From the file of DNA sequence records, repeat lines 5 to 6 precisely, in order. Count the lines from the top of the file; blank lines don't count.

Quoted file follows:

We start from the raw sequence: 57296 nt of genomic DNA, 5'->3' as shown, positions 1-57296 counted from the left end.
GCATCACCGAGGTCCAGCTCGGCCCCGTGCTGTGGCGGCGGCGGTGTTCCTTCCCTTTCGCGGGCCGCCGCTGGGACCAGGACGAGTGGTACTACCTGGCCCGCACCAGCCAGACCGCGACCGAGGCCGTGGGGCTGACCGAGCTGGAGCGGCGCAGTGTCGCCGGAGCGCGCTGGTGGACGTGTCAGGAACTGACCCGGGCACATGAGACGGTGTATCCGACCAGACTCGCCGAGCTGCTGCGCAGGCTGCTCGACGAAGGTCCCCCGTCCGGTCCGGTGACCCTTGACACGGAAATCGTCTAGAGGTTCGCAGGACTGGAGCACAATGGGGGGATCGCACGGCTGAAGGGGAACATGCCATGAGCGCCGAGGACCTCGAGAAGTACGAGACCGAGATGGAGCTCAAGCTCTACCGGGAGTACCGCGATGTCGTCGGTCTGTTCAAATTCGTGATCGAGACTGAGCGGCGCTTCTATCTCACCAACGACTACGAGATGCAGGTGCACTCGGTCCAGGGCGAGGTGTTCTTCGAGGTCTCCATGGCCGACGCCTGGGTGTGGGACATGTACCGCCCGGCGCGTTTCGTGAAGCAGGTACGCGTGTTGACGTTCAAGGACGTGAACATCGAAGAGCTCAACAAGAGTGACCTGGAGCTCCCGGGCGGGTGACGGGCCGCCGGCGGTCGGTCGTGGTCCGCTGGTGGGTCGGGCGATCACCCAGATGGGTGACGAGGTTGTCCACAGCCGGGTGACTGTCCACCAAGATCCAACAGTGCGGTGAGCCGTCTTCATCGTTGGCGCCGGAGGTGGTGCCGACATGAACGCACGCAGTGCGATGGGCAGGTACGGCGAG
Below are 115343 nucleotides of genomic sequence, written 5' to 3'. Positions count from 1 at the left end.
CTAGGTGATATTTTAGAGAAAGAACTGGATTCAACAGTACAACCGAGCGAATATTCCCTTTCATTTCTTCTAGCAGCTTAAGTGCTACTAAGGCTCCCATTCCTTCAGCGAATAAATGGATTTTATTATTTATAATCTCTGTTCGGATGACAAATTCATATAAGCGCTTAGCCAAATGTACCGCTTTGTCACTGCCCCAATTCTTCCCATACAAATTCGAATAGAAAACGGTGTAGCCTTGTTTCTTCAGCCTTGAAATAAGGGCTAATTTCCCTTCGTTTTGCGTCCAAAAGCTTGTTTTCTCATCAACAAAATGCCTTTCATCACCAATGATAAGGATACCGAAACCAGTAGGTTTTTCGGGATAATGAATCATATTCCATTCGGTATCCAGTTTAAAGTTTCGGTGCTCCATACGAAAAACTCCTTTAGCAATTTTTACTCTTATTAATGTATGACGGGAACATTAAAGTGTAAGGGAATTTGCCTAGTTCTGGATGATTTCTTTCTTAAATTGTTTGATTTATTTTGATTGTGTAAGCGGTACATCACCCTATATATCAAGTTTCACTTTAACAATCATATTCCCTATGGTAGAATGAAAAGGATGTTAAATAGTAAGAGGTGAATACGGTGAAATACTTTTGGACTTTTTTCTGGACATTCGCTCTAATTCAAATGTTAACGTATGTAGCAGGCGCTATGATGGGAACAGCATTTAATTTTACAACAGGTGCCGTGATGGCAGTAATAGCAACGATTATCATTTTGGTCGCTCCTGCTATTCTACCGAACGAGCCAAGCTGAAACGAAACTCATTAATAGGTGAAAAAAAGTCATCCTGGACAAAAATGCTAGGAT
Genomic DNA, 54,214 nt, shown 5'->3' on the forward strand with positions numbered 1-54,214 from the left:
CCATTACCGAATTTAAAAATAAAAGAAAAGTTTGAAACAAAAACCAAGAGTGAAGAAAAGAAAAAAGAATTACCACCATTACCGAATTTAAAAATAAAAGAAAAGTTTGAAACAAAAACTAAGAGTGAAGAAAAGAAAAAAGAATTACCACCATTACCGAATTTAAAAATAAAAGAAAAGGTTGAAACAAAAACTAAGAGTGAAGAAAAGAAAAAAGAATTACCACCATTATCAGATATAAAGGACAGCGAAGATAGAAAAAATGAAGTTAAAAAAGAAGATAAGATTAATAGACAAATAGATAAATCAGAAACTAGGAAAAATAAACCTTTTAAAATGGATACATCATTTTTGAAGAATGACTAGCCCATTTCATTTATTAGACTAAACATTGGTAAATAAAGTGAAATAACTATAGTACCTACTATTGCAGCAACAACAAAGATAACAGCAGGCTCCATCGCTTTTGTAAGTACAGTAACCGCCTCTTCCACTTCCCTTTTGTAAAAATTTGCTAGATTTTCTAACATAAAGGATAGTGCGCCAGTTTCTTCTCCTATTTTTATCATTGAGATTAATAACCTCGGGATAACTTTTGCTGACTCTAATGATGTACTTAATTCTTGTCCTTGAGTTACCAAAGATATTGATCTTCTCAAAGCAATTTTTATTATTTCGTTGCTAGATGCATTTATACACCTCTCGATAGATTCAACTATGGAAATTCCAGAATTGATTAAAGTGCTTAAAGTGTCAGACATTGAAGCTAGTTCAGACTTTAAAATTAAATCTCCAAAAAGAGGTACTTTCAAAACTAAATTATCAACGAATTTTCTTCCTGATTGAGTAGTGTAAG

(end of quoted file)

Genomic DNA, 54,214 nt, shown 5'->3' on the forward strand with positions numbered 1-54,214 from the left:
CCATTACCGAATTTAAAAATAAAAGAAAAGTTTGAAACAAAAACCAAGAGTGAAGAAAAGAAAAAAGAATTACCACCATTACCGAATTTAAAAATAAAAGAAAAGTTTGAAACAAAAACTAAGAGTGAAGAAAAGAAAAAAGAATTACCACCATTACCGAATTTAAAAATAAAAGAAAAGGTTGAAACAAAAACTAAGAGTGAAGAAAAGAAAAAAGAATTACCACCATTATCAGATATAAAGGACAGCGAAGATAGAAAAAATGAAGTTAAAAAAGAAGATAAGATTAATAGACAAATAGATAAATCAGAAACTAGGAAAAATAAACCTTTTAAAATGGATACATCATTTTTGAAGAATGACTAGCCCATTTCATTTATTAGACTAAACATTGGTAAATAAAGTGAAATAACTATAGTACCTACTATTGCAGCAACAACAAAGATAACAGCAGGCTCCATCGCTTTTGTAAGTACAGTAACCGCCTCTTCCACTTCCCTTTTGTAAAAATTTGCTAGATTTTCTAACATAAAGGATAGTGCGCCAGTTTCTTCTCCTATTTTTATCATTGAGATTAATAACCTCGGGATAACTTTTGCTGACTCTAATGATGTACTTAATTCTTGTCCTTGAGTTACCAAAGATATTGATCTTCTCAAAGCAATTTTTATTATTTCGTTGCTAGATGCATTTATACACCTCTCGATAGATTCAACTATGGAAATTCCAGAATTGATTAAAGTGCTTAAAGTGTCAGACATTGAAGCTAGTTCAGACTTTAAAATTAAATCTCCAAAAAGAGGTACTTTCAAAACTAAATTATCAACGAATTTTCTTCCTGATTGAGTAGTGTAAG